The rapier sliced through his right sleeve and seared the flesh of his sword arm even as he tried to parry. Lorenzo fell over the frozen wheel rut as he clamped his left hand over the cut. Fabris struck again and the hidalgo watched his espada fly across the road and clatter against the frozen face of a snow drift. The cold of the road beneath him stabbed up through his heavy coat to sting his legs and back as the Italian stood over him, his rapier hanging at his side.
Fabris exhaled, his breath dancing and swirling in the cold night air. “And where is your God now, Don Lorenzo?”
Lorenzo shrugged. “Everywhere, nowhere. Same as always. He hasn’t written lately. Some people are beginning to worry, actually.”
Salvator snorted as he pointed his sword at the hidalgo’s throat. “And what does a man of God think at a moment like this? Do you curse your lord and savior for abandoning you, for spurning your devotion? Or do you cling to your sad faith right to the last moment, praying for the heavens to open and a host of angels to save your worthless skin?”
Lorenzo said, “No, not at all. I just—” A movement in the shadows off to the right behind the Italian caught Lorenzo’s eye. “—I just find myself feeling very grateful. Grateful for all I’ve been given. For my life, my health, my friends. And for cats.”
“Cats?” Salvator frowned.
“Yes.” Lorenzo smiled faintly. “I’m feeling profoundly grateful for cats right now.”
Behind the Italian, Atoq padded softly across the covered bridge, his massive body weighing heavily on the old, frozen planks. The wood creaked and groaned with his every step. Salvator stepped back from the hidalgo to look over his shoulder at the enormous beast walking toward him. Atoq’s claws clicked on the ice and his long white fangs shone in the starlight as he emerged from the bridge and proceeded up the road.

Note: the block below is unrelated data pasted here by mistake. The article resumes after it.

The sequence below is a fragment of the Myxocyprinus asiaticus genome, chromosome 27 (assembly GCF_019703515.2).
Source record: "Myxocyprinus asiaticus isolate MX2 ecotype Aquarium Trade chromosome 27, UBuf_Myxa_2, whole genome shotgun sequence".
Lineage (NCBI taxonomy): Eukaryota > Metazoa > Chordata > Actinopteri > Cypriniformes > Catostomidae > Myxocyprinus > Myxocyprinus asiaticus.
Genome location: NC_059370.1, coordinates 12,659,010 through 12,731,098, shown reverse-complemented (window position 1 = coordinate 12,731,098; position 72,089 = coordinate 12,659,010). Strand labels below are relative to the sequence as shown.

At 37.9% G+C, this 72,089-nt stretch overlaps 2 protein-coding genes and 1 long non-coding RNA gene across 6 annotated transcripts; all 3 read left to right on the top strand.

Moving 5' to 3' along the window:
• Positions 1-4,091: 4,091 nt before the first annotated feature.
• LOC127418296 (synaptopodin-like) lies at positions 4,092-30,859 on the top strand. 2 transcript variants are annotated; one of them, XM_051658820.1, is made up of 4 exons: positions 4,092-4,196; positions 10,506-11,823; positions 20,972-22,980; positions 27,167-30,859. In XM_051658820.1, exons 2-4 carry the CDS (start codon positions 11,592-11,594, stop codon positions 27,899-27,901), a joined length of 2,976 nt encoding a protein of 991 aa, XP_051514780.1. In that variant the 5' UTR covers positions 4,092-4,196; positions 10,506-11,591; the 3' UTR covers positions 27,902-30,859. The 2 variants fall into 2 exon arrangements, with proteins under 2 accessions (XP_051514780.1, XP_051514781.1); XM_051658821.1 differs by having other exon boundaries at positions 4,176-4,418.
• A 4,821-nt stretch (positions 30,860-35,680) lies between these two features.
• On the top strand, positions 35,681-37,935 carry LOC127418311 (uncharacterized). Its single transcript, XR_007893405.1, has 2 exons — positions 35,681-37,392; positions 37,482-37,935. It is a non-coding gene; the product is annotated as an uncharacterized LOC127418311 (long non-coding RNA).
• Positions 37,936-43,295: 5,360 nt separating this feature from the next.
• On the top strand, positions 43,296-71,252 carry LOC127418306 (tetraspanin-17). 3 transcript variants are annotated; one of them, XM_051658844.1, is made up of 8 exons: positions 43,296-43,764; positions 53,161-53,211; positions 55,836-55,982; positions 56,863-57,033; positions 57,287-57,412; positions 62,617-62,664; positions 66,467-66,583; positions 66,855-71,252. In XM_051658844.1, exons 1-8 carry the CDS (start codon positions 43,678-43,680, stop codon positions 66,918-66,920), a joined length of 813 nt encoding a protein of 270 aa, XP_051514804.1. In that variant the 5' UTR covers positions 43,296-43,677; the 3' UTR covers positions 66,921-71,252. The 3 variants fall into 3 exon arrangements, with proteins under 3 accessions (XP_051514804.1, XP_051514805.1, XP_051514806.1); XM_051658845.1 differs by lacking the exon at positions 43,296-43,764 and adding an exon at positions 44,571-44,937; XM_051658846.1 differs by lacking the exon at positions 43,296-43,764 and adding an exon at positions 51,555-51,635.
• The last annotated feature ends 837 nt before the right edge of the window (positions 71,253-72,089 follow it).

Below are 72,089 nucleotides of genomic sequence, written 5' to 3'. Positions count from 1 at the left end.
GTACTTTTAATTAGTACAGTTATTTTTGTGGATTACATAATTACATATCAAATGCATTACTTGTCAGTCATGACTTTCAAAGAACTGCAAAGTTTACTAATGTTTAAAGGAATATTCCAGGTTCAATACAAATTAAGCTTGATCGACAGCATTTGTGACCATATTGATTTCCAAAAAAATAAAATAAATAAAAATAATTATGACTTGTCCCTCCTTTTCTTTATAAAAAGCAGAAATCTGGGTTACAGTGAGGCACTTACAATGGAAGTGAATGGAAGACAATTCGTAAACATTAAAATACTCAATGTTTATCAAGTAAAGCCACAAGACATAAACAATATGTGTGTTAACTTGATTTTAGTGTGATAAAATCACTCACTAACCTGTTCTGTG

“What the hell is that?” Salvator pointed his rapier at the saber-toothed monster.
Lorenzo stood up slowly, still clutching his right arm. “Call it fate. Call it luck. Call it a heavenly host. My wife calls him Atoq.”
Eight hundred pounds of carnivorous flesh and fang thumped up the road toward the two men. Atoq’s eyes flashed in the starlight, two bright silver coins in the dark. The cat ran a long black tongue around his mouth as he came alongside Lorenzo and butted his huge head against the hidalgo’s leg. He swung his head up on his massive, powerful neck to stare at the Italian, and then he sneezed.
If you email Joseph to subscribe to his mailing list and promise to post a review to Amazon he will send you a copy of one of his books! Your choice which one!